October 28, 2011
Kill Screen's Jamin Warren on the Futures of Gaming

At the Futures of Entertainment, we've always been big proponents of gaming and gamers. I was thrilled to be able to interview Jamin Warren, Founder of gaming magazine Kill Screen. Kill Screen has some of the best game writing out there, and they're constantly proving the importance of games as a cultural form. Jamin Warren told me about why he founded Kill Screen, where Kill Screen's going next and the (lack of) interactions between gamemakers and fans.

Sheila Murphy Seles: Can you tell me a little about your background and why you founded Kill Screen?

Jamin Warren: I started as a reporter for the Wall Street Journal, covering arts and entertainment there. I wanted to have my own niche, and besides reading, videogames were the only other thing I had done my entire life. But when I started writing about games, I quickly discovered two things. First, large media institutions like the Journal were not interested in games for either their commercial or cultural import. Second, the type of content for gamers was geared at teens and college-student. As someone in my 20s, there was little for me to express the type of game culture that fit into my life as someone interested, not just in games, but the intersections between play and art/design/music etc.

Other popular movements have had a gatekeeper that ushered them into maturity. Rock had Rolling Stone and then MTV. The Internet had Wired. Indie rock had Pitchfork and VICE had hipsters. That was the impetus for Kill Screen -- to embody this new, older videogame player. Gamers have grown-up, but their culture hasn't.

SMS: What are your biggest initiatives currently at Kill Screen?

JW: Currently, our biggest project is the production arm. My partner Tavit came from Atari and the Primary Wave the music publisher. Brands and agencies are looking for better interactive, game projects, but they don't necessarily have the know-how or experience building those. We know games so we can both build and guide them to create better branded experiences. This summer, for example, we built a project from scratch for Sony Music for Incubus to reinvigorate their fan-base. The game saw tremendous engagement (more than 6 min. of avg. playtime) and sparked a conversation.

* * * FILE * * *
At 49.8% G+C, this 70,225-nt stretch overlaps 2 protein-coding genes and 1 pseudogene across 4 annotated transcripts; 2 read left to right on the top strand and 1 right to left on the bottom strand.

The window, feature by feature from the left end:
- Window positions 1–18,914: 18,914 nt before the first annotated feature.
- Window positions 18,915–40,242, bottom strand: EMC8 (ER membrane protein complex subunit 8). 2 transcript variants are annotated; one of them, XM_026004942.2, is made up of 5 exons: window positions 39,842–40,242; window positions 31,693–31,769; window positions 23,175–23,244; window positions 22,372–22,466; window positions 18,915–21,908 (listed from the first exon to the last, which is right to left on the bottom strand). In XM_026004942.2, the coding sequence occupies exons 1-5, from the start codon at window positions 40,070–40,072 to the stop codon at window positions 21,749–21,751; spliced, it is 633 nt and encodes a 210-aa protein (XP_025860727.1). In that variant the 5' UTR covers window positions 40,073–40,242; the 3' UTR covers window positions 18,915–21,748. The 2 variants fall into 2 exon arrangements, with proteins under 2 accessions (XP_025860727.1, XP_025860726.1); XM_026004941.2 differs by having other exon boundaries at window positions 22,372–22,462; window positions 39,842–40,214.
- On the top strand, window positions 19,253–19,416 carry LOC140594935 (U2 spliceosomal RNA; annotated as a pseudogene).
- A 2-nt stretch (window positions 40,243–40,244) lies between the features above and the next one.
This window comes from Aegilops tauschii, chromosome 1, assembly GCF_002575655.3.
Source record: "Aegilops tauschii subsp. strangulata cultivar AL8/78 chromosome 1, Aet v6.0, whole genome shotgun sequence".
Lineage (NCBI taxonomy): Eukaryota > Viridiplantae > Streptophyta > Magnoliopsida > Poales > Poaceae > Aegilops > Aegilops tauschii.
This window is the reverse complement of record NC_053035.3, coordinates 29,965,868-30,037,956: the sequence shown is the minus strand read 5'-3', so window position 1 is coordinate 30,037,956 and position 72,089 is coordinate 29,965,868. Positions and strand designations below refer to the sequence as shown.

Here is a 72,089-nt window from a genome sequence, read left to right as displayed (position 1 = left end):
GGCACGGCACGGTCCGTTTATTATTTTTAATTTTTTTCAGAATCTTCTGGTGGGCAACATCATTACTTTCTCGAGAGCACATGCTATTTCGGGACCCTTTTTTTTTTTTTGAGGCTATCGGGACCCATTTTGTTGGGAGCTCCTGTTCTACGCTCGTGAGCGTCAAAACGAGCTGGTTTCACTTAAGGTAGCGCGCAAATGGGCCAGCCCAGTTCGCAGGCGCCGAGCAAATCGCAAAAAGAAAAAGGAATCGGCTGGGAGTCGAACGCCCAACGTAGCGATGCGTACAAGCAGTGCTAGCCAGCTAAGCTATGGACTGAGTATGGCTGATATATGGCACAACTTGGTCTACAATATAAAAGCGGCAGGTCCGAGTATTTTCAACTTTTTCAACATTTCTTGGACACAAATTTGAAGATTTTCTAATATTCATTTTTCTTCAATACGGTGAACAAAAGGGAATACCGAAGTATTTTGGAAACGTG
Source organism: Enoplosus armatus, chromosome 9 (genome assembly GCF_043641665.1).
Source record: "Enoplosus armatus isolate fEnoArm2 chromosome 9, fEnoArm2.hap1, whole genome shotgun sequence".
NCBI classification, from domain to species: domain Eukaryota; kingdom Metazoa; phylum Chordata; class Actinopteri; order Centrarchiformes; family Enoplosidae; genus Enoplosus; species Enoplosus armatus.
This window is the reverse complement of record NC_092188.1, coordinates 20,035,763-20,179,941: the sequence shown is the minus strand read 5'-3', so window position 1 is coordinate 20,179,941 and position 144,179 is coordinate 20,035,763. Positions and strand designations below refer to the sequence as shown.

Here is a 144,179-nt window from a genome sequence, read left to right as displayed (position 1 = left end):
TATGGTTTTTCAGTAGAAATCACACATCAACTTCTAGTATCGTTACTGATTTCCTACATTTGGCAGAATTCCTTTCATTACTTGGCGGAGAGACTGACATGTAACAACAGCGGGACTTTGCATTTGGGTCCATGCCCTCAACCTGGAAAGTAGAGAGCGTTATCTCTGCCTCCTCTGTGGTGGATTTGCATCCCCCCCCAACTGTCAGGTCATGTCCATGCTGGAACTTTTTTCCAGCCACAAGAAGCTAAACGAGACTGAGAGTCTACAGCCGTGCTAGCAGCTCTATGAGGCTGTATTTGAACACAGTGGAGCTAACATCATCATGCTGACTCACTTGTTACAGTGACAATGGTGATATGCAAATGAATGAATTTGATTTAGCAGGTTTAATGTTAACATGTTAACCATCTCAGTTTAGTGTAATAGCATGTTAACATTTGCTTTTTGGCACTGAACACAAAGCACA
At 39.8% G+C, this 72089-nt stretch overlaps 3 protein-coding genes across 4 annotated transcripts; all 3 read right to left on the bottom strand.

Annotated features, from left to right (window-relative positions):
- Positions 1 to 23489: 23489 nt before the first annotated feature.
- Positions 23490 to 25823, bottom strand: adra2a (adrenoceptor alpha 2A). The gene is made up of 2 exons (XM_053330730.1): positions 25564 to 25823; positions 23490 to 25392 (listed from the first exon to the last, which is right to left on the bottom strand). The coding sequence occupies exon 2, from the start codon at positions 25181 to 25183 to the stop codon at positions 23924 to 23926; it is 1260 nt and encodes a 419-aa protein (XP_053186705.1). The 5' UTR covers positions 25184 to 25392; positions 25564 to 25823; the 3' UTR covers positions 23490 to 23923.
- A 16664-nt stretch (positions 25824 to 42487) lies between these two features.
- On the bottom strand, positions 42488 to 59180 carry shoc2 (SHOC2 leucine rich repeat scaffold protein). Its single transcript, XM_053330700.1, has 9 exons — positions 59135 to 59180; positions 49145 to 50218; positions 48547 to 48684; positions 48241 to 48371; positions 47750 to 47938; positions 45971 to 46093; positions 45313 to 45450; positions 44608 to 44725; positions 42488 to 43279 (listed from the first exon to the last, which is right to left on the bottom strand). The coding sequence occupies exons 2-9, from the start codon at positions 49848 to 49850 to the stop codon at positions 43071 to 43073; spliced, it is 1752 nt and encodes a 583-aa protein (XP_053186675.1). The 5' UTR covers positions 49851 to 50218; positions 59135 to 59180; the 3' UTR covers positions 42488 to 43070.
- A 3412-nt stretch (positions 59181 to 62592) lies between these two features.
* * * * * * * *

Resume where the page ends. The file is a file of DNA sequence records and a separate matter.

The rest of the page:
On the cultural side, there's a big gap for indie gamemakers in terms of their economic ecosystem. If you're an independent photographer, filmmaker etc., you balance your creative work with your commercial obligations. Game designers have no such system as the games industry writ large is organized like Hollywood before the landmark Supreme Court case against Paramount. Gamemakers either have to work for traditional publishers or hope for their indie project to score a hit. By connecting agencies and brands with game designers, we're expanding their ecosystem to allow them to have a project-based system akin to the one enjoyed by other creatives.

SMS: What kinds of collaboration do you see in the game industry between fans/gamers and content creators?

JW: Traditionally, the videogame industry has done a poor job of engaging fans on their own terms. Nintendo is great example of this failure -- the Wii, for example, made it nearly impossible to connect with others online. Facebook integration on XBox Live and PlayStation Network is woeful. Those lack of dialogic tools is emblematic of a larger rift between those who play games and those who make.

One odd example is FarmVille, which perhaps represents an extreme. They A/B test every user experience and that game is in fact a perfect reflection of the desires of the community. This, of course, sucks the fun out, but it is a conversation they are actively having with their community.

I'm most interested in the user tools that are emerging to make it easier to make games. Microsoft's Kodu is designed for kids and Scratch is another "easy" programming language for game devs. There will be a day where game creation tools will be as commonplace as word processing software.